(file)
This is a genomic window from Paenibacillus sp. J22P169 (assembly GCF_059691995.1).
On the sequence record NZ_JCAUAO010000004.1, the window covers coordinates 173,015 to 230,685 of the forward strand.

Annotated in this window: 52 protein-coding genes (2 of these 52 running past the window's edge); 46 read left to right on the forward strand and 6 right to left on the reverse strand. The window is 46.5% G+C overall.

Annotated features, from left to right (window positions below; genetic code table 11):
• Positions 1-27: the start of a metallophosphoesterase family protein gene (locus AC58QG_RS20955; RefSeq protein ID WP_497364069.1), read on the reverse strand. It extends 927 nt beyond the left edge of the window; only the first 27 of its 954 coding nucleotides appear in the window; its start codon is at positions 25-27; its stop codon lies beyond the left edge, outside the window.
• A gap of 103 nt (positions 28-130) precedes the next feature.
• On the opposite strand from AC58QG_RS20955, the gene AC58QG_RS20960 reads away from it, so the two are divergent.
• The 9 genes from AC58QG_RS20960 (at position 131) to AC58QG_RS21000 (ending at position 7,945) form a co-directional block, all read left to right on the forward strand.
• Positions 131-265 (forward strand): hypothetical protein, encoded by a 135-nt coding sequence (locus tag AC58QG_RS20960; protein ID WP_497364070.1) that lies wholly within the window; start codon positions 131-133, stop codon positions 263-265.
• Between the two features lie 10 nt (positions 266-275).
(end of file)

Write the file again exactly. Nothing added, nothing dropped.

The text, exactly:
This is a genomic window from Paenibacillus sp. J22P169 (assembly GCF_059691995.1).
On the sequence record NZ_JCAUAO010000004.1, the window covers coordinates 173,015 to 230,685 of the forward strand.

Annotated in this window: 52 protein-coding genes (2 of these 52 running past the window's edge); 46 read left to right on the forward strand and 6 right to left on the reverse strand. The window is 46.5% G+C overall.

Annotated features, from left to right (window positions below; genetic code table 11):
• Positions 1-27: the start of a metallophosphoesterase family protein gene (locus AC58QG_RS20955; RefSeq protein ID WP_497364069.1), read on the reverse strand. It extends 927 nt beyond the left edge of the window; only the first 27 of its 954 coding nucleotides appear in the window; its start codon is at positions 25-27; its stop codon lies beyond the left edge, outside the window.
• A gap of 103 nt (positions 28-130) precedes the next feature.
• On the opposite strand from AC58QG_RS20955, the gene AC58QG_RS20960 reads away from it, so the two are divergent.
• The 9 genes from AC58QG_RS20960 (at position 131) to AC58QG_RS21000 (ending at position 7,945) form a co-directional block, all read left to right on the forward strand.
• Positions 131-265 (forward strand): hypothetical protein, encoded by a 135-nt coding sequence (locus tag AC58QG_RS20960; protein ID WP_497364070.1) that lies wholly within the window; start codon positions 131-133, stop codon positions 263-265.
• Between the two features lie 10 nt (positions 266-275).